I am excited to introduce you to a fellow blogger and dear friend, Katie Taylor. She is my first guest writer!
I met Katie last month in a virtual Bible study small group. During one of our zoom meetings, she shared an excerpt of a journal entry inspired by the witty video below. I was struck by her insight, wisdom, and transparency. She put words to so many of my own heart’s stirrings.
It’s my honor to introduce you to Katie….
Dear January 2020
One of the hardest parts about this season has been missing loved ones. My heart aches to give big hugs and share meals again. But one of the surprising, unexpected blessings has been meeting new friends. Like Naomi. The Lord knit our paths together in an online Bible study through Philippians called the Jesus Joy Ride. Please join us! We are looking closely at Paul’s true joy despite challenging circumstances. We’ve gotten to share prayers and encouragement, and so here we are virtually connected in Christ!
Another surprising blessing through this heavy season has been humor. To anyone who has taken part in creating the hilarious memes, thank you! Laughter is truly medicine to the soul. “Explaining the pandemic to my past self” might be my favorite. It’s just brilliant!
This creative video inspired a journal writing exercise for our family. We were each challenged to write a letter to our January 2020 selves sharing both the bad news and the good news. I encouraged my kids to include honesty, humor and hope. And until writing my own, I didn’t realize how much I needed this opportunity to express my thoughts. Naomi asked me to share my letter, so I share this in hopes it may resonate with you or inspire you to put words to your own.
Dear Katie of January 2020,
I remember you well. You were so looking forward to that trip to Jamaica and the kids’ passports had just come in the mail. You were so excited for their first international flight, to see brightly colored fish underwater and to spend the night of your birthday in a fun resort with Pat Pat and Fuzzy. John was about to have his first season of coach pitch, Anna was approaching that special preschool graduation, and Mary was playing spring soccer. You were looking forward to some upcoming 5ks, the Daddy/Daughter dance, the Marketplace at the Academy, field day, field trips, Rivertree’s new campus opening on Easter Sunday, that retreat in April…
Well, I have some bad news and some good news. Let me get the bad news over with:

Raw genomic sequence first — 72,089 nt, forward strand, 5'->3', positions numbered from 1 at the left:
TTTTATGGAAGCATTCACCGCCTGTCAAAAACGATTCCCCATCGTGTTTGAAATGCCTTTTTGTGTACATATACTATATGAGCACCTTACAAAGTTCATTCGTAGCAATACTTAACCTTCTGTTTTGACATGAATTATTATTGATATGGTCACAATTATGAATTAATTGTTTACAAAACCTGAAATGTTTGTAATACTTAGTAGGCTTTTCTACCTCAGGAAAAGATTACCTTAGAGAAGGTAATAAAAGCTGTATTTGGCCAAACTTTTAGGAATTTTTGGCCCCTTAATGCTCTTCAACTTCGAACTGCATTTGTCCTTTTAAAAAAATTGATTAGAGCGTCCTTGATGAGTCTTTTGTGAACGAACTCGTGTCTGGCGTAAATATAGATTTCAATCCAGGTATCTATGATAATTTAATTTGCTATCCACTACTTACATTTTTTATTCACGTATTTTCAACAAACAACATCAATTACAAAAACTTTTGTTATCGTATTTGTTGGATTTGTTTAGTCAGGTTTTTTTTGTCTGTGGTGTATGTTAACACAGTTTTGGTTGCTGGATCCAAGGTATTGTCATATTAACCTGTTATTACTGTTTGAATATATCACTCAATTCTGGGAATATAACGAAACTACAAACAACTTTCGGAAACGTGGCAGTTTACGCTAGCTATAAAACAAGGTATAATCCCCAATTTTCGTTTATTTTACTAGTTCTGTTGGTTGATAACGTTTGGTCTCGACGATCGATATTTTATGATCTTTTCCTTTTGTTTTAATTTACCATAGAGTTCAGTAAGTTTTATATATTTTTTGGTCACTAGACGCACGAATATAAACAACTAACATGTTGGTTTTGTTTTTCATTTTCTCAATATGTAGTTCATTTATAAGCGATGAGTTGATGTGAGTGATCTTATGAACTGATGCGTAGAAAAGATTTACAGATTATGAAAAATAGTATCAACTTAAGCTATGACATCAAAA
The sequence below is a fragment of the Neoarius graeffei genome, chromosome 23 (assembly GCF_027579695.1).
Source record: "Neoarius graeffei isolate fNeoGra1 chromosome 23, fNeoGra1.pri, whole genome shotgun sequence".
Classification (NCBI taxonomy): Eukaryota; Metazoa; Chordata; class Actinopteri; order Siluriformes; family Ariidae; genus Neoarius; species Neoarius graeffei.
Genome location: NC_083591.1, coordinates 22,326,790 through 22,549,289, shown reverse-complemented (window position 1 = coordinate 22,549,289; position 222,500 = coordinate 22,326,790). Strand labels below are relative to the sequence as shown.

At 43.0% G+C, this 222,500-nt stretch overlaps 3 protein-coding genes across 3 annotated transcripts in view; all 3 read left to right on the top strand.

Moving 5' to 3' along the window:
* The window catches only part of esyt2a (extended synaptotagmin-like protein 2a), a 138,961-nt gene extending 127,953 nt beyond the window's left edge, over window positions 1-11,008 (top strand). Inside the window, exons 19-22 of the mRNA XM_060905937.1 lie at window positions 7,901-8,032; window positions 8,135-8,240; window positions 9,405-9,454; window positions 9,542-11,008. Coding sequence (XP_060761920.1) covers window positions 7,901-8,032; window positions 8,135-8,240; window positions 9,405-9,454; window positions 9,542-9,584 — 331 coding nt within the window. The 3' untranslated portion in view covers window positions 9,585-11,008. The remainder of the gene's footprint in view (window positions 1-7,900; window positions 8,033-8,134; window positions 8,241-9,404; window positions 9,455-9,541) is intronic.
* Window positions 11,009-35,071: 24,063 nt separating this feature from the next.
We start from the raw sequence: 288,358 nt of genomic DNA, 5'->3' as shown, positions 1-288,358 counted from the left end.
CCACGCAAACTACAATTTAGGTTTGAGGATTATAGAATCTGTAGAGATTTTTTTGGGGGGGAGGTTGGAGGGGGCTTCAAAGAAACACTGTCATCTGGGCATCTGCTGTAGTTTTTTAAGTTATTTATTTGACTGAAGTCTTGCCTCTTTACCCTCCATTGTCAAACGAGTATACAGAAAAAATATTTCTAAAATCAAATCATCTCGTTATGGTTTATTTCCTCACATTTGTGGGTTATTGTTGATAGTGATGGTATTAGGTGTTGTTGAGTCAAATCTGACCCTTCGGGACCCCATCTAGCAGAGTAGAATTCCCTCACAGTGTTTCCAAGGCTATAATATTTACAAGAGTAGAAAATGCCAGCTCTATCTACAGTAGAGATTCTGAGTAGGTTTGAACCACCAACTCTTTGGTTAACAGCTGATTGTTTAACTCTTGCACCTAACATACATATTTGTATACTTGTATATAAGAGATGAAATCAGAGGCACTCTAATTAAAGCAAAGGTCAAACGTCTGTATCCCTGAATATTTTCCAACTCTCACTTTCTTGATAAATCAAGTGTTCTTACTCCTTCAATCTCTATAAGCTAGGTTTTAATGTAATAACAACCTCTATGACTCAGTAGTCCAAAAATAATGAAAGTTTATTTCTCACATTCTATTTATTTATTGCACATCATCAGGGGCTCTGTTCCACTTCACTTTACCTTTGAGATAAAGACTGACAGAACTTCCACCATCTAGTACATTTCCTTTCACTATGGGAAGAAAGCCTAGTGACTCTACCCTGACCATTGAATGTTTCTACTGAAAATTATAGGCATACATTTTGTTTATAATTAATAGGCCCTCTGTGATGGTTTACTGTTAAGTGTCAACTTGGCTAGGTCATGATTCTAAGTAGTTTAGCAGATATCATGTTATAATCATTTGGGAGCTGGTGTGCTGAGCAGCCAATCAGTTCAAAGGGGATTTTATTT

None of that happened.
Like. Not. A. Single. Thing.
I know, I know. You’re probably feeling like I just kicked you in the stomach. Take a deep breath because, guess what? You’re still breathing. You’re still here. You didn’t die. And that’s a gift because a lot of people have. The COVID-19 virus, which you may have heard of in China, spread all over the world and you have spent the spring at home. No one is allowed to leave the house except to go to the grocery store for fear of contracting the virus. You did not spend your birthday in Jamaica, but were genuinely excited to receive rolls of toilet paper because all the stores ran out. There is a global recession, people are now losing jobs every day and Will is working harder than ever from the home office. And the kids…yep, you guessed it. They are experiencing homeschool. That’s right. You have become a homeschool mom.
Okay, keep breathing. Inhale deeply and exhale. It’s all very shocking and sometimes feels like a dream. But, let me say this…it’s not an all-together bad dream. In fact, I sit here in April at the top of the yard looking at a glorious spring day, watching John playing football with Sammy, seeing Mary writing in her journal and watching Anna bounce on the trampoline, and I wanted to tell you the good news too.
The bad news is so shocking and such a blow. It’s real, it’s big, there is so much loss, it blows a punch. It’s unpredictable news, but the feelings from it are…well…predictable. The good news, on the other hand, is not like a swift blow. It unfolds more slowly like a flower opening. It’s delicate, full of life and color and surprise. It draws wonder and it demands tender care. And just as I write this, Anna hands me a wildflower.
Much like a spring flower, the good news has roots, it is connected to something bigger, it needs daily sunshine and water and good soil without the cares of this world that have been vying for your heart and attention.